Unvaccinated Riverside County Sheriff’s Department employees who work in the county’s five jails are being tested twice a week for the coronavirus in compliance with a state public health order, Sheriff Chad Bianco said Tuesday, Sept. 14.

A state directive issued July 26 requires anyone working in a California jail or prison to be vaccinated or, if they’re not vaccinated, to be tested for the coronavirus two times a week.

In a statement issued Tuesday, Bianco said: “We have extensive internal protocols and regulations which follow the state order requiring employees to either voluntarily report their vaccination status; obtain either a religious or medical exemption; or they will be required to be tested regularly in compliance with state regulations.” The “protocols” have been in place since before the state’s deadline, his statement said.

Bianco and the department’s media information bureau could not be reached late Tuesday afternoon to elaborate on the protocols and when they were put into place.

Bianco’s Tuesday statement came after The Press-Enterprise reported the sheriff will not require current employees or department job applicants to be vaccinated against the virus.

Riverside County Sheriff Chad Bianco, seen Feb. 22, 2021, said Tuesday, Sept. 14, 2021, that unvaccinated workers in county jails are being tested for the coronavirus and that state mandates are being followed. (File photo by Will Lester, Inland Valley Daily Bulletin/SCNG)

Sheriff’s officials did not respond to an email sent to the sheriff’s media information team Monday, Sept. 13, asking if coronavirus testing would be required of jail employees.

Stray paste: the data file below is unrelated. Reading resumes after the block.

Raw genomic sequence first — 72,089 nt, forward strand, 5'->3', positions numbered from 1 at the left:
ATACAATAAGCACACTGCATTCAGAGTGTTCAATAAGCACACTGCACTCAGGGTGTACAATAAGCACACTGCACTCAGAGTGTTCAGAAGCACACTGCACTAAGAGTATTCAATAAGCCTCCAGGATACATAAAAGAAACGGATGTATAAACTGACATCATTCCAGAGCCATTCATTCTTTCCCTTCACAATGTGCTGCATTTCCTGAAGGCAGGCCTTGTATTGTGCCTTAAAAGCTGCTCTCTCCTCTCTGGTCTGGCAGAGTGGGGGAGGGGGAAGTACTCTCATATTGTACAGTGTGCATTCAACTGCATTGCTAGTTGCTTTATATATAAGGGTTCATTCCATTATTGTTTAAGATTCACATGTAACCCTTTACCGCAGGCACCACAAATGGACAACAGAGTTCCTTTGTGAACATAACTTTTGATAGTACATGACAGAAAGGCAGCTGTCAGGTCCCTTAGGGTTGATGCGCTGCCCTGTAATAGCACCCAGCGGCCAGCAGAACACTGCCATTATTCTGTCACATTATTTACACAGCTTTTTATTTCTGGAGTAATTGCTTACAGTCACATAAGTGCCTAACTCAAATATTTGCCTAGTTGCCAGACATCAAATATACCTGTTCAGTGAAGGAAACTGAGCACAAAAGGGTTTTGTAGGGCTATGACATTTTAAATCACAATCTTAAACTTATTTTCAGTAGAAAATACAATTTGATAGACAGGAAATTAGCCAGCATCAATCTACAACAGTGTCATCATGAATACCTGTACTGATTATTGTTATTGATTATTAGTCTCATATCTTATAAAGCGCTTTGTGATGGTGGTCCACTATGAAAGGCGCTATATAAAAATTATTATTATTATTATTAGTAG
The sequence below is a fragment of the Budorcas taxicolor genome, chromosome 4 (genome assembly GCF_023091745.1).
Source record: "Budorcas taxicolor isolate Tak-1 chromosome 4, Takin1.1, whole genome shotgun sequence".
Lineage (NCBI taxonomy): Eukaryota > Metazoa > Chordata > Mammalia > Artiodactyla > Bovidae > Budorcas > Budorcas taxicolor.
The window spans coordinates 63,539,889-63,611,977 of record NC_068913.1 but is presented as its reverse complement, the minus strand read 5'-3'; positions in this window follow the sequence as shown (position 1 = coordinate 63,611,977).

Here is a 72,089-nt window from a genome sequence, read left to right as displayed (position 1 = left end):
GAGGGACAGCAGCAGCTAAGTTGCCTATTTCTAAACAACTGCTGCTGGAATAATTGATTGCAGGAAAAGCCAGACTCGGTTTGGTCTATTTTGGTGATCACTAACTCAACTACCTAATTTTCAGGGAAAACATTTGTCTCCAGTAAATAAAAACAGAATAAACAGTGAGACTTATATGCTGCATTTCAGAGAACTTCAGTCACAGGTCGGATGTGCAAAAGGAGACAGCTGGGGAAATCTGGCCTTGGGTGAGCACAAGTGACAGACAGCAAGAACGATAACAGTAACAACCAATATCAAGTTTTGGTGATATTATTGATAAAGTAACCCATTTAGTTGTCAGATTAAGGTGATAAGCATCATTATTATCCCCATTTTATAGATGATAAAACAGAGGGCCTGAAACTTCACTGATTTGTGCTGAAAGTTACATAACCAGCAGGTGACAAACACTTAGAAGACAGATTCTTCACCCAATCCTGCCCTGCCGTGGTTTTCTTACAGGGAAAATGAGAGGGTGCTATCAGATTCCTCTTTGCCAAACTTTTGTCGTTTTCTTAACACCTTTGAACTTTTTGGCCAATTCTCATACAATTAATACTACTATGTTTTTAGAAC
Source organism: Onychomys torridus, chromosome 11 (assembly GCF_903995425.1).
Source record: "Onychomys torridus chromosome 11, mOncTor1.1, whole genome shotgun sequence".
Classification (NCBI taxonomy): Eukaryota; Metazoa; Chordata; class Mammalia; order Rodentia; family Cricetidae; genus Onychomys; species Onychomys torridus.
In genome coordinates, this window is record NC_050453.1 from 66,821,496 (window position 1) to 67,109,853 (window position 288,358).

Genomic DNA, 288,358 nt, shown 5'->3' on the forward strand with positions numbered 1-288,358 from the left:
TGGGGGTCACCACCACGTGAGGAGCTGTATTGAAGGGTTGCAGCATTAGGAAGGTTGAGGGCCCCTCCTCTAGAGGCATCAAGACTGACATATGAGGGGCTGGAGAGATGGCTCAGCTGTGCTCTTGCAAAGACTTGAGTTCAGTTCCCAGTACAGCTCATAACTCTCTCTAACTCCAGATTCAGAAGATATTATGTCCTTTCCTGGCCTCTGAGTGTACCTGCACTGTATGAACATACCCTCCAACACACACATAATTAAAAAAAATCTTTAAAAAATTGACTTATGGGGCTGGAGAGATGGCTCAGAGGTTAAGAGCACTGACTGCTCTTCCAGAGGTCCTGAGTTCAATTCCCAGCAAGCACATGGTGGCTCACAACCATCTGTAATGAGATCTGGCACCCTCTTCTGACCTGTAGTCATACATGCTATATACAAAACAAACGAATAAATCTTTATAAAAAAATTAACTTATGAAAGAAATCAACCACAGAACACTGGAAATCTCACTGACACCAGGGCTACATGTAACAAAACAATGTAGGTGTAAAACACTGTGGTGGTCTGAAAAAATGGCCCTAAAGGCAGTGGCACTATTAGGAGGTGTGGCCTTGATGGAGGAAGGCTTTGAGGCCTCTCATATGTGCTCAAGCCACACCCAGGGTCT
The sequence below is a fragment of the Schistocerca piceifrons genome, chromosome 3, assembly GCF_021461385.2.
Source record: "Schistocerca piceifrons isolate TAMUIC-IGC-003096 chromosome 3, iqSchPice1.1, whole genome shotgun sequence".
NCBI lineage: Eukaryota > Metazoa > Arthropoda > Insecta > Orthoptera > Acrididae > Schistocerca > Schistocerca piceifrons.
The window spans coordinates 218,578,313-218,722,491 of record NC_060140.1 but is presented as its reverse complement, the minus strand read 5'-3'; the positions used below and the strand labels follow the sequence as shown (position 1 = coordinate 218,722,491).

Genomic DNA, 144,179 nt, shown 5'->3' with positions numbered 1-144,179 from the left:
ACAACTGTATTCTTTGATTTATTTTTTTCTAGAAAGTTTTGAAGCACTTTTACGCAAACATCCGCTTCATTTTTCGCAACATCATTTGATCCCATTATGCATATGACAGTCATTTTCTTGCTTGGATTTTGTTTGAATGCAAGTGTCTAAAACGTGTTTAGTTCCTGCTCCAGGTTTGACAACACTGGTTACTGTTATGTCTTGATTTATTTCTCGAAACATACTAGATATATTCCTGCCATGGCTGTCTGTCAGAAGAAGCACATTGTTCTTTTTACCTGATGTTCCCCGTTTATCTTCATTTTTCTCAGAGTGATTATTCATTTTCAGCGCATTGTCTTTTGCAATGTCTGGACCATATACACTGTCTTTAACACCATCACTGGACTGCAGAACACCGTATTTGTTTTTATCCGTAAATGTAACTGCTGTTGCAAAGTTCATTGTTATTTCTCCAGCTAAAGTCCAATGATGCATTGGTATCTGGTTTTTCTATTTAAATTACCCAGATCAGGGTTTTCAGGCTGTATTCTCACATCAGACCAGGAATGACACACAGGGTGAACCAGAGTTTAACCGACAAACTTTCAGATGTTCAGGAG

In his Tuesday statement, Bianco slammed “the local paper” for “a false narrative and sensational headline claiming I don’t follow state mandates which require COVID-19 vaccinations or regular testing of employees assigned to our jails.”

“Nothing could be further from the truth,” he said.

The headline with the Tuesday newspaper article “Sheriff says he’ll defy shot mandate,” did not make clear the state’s mandate could be met through testing as well as vaccinations.

Bianco shared his views on the vaccine and mandatory vaccinations on “RSO Roundup,” a podcast that’s also shared as a video on the Sheriff Department’s Facebook page.

“My podcast was broadcasted to specifically address the concerns of my employees and was aired AFTER the state mandates had already been implemented with our jail personnel,” Bianco said in Tuesday’s statement.

“My employees wanted to know if I was going to voluntarily and unilaterally implement these same requirements for all other employees within the department, not just those employees assigned to the jails. There is no law or mandate for all employees to receive a vaccine, so therefore I will not go beyond what the state requires.”

The sheriff added: “As I have said all along, my belief whether or not to receive a vaccine is a personal decision, not something an overreaching government has the power to impose on an individual.”

The Riverside County Medical Association and Richard Carpiano, a UC Riverside public health expert, on Monday criticized Bianco’s podcast comments, which included doubts about the vaccine’s effectiveness and his assertion that it’s not the government’s job to keep people healthy.

Carpiano said Monday that Bianco routinely spreads misinformation about the coronavirus pandemic and COVID-19 vaccines and noted that sheriff’s deputies routinely come into contact with the general public, thus increasing the chances they spread the virus.

Staff writer David Downey contributed to this report.